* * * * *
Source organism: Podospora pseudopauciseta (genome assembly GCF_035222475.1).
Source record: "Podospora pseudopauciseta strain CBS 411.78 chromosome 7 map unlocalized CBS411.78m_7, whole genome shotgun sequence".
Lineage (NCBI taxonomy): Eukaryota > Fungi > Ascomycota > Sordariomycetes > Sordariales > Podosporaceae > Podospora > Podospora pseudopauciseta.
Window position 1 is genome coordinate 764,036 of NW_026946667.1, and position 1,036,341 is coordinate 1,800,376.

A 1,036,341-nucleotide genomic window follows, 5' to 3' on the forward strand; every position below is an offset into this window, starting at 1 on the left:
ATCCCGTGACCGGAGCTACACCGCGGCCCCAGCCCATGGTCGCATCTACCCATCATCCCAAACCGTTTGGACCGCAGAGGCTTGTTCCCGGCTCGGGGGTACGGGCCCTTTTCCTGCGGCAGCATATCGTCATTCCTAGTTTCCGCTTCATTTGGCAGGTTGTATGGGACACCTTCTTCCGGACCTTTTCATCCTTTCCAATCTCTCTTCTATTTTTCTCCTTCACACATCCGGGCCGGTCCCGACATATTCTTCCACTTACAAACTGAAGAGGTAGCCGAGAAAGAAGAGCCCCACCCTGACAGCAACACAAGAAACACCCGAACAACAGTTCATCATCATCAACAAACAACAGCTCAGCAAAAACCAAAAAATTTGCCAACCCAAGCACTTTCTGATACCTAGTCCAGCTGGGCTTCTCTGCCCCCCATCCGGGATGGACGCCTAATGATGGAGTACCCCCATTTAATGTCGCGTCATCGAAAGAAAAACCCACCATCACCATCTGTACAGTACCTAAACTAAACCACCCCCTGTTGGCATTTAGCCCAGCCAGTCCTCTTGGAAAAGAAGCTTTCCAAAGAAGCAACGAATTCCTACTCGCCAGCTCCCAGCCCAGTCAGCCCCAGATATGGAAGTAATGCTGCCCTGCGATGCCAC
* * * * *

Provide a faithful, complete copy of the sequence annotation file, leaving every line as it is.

Source organism: Podospora pseudopauciseta (genome assembly GCF_035222475.1).
Source record: "Podospora pseudopauciseta strain CBS 411.78 chromosome 7 map unlocalized CBS411.78m_7, whole genome shotgun sequence".
Lineage (NCBI taxonomy): Eukaryota > Fungi > Ascomycota > Sordariomycetes > Sordariales > Podosporaceae > Podospora > Podospora pseudopauciseta.
Window position 1 is genome coordinate 764,036 of NW_026946667.1, and position 1,036,341 is coordinate 1,800,376.

A 1,036,341-nucleotide genomic window follows, 5' to 3' on the forward strand; every position below is an offset into this window, starting at 1 on the left:
ATCCCGTGACCGGAGCTACACCGCGGCCCCAGCCCATGGTCGCATCTACCCATCATCCCAAACCGTTTGGACCGCAGAGGCTTGTTCCCGGCTCGGGGGTACGGGCCCTTTTCCTGCGGCAGCATATCGTCATTCCTAGTTTCCGCTTCATTTGGCAGGTTGTATGGGACACCTTCTTCCGGACCTTTTCATCCTTTCCAATCTCTCTTCTATTTTTCTCCTTCACACATCCGGGCCGGTCCCGACATATTCTTCCACTTACAAACTGAAGAGGTAGCCGAGAAAGAAGAGCCCCACCCTGACAGCAACACAAGAAACACCCGAACAACAGTTCATCATCATCAACAAACAACAGCTCAGCAAAAACCAAAAAATTTGCCAACCCAAGCACTTTCTGATACCTAGTCCAGCTGGGCTTCTCTGCCCCCCATCCGGGATGGACGCCTAATGATGGAGTACCCCCATTTAATGTCGCGTCATCGAAAGAAAAACCCACCATCACCATCTGTACAGTACCTAAACTAAACCACCCCCTGTTGGCATTTAGCCCAGCCAGTCCTCTTGGAAAAGAAGCTTTCCAAAGAAGCAACGAATTCCTACTCGCCAGCTCCCAGCCCAGTCAGCCCCAGATATGGAAGTAATGCTGCCCTGCGATGCCAC